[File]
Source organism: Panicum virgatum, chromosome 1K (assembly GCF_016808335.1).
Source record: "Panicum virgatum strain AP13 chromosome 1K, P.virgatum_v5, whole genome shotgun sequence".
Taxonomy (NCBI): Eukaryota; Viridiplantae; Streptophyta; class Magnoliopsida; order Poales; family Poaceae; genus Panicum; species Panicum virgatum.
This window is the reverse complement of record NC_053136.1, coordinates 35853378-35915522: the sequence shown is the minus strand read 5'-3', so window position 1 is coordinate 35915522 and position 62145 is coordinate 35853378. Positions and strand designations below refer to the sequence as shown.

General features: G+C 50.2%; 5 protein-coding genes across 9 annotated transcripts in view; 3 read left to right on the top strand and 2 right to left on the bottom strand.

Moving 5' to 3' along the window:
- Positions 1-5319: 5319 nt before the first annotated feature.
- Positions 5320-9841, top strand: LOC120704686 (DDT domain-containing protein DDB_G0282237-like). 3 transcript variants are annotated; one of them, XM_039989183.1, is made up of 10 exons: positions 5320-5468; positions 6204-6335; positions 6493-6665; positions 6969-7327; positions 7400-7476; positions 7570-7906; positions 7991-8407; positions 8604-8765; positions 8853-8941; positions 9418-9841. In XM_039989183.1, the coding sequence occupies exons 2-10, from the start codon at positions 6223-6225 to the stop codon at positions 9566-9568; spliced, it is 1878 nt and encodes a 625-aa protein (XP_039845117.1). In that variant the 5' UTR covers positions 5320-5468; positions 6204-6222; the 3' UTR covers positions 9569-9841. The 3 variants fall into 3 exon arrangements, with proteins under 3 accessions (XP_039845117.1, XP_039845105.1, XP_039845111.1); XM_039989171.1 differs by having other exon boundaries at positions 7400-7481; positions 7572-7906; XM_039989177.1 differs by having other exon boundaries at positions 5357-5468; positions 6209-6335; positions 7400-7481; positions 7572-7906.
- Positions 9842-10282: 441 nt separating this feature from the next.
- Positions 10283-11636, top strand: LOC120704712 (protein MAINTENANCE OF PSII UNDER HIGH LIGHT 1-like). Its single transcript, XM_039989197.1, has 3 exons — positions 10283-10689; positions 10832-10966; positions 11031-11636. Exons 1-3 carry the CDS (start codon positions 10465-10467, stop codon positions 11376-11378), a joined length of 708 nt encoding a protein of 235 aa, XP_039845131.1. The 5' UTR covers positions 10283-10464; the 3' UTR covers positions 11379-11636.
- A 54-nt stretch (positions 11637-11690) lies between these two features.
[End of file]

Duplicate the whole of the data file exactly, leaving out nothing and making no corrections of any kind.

Source organism: Panicum virgatum, chromosome 1K (assembly GCF_016808335.1).
Source record: "Panicum virgatum strain AP13 chromosome 1K, P.virgatum_v5, whole genome shotgun sequence".
Taxonomy (NCBI): Eukaryota; Viridiplantae; Streptophyta; class Magnoliopsida; order Poales; family Poaceae; genus Panicum; species Panicum virgatum.
This window is the reverse complement of record NC_053136.1, coordinates 35853378-35915522: the sequence shown is the minus strand read 5'-3', so window position 1 is coordinate 35915522 and position 62145 is coordinate 35853378. Positions and strand designations below refer to the sequence as shown.

General features: G+C 50.2%; 5 protein-coding genes across 9 annotated transcripts in view; 3 read left to right on the top strand and 2 right to left on the bottom strand.

Moving 5' to 3' along the window:
- Positions 1-5319: 5319 nt before the first annotated feature.
- Positions 5320-9841, top strand: LOC120704686 (DDT domain-containing protein DDB_G0282237-like). 3 transcript variants are annotated; one of them, XM_039989183.1, is made up of 10 exons: positions 5320-5468; positions 6204-6335; positions 6493-6665; positions 6969-7327; positions 7400-7476; positions 7570-7906; positions 7991-8407; positions 8604-8765; positions 8853-8941; positions 9418-9841. In XM_039989183.1, the coding sequence occupies exons 2-10, from the start codon at positions 6223-6225 to the stop codon at positions 9566-9568; spliced, it is 1878 nt and encodes a 625-aa protein (XP_039845117.1). In that variant the 5' UTR covers positions 5320-5468; positions 6204-6222; the 3' UTR covers positions 9569-9841. The 3 variants fall into 3 exon arrangements, with proteins under 3 accessions (XP_039845117.1, XP_039845105.1, XP_039845111.1); XM_039989171.1 differs by having other exon boundaries at positions 7400-7481; positions 7572-7906; XM_039989177.1 differs by having other exon boundaries at positions 5357-5468; positions 6209-6335; positions 7400-7481; positions 7572-7906.
- Positions 9842-10282: 441 nt separating this feature from the next.
- Positions 10283-11636, top strand: LOC120704712 (protein MAINTENANCE OF PSII UNDER HIGH LIGHT 1-like). Its single transcript, XM_039989197.1, has 3 exons — positions 10283-10689; positions 10832-10966; positions 11031-11636. Exons 1-3 carry the CDS (start codon positions 10465-10467, stop codon positions 11376-11378), a joined length of 708 nt encoding a protein of 235 aa, XP_039845131.1. The 5' UTR covers positions 10283-10464; the 3' UTR covers positions 11379-11636.
- A 54-nt stretch (positions 11637-11690) lies between these two features.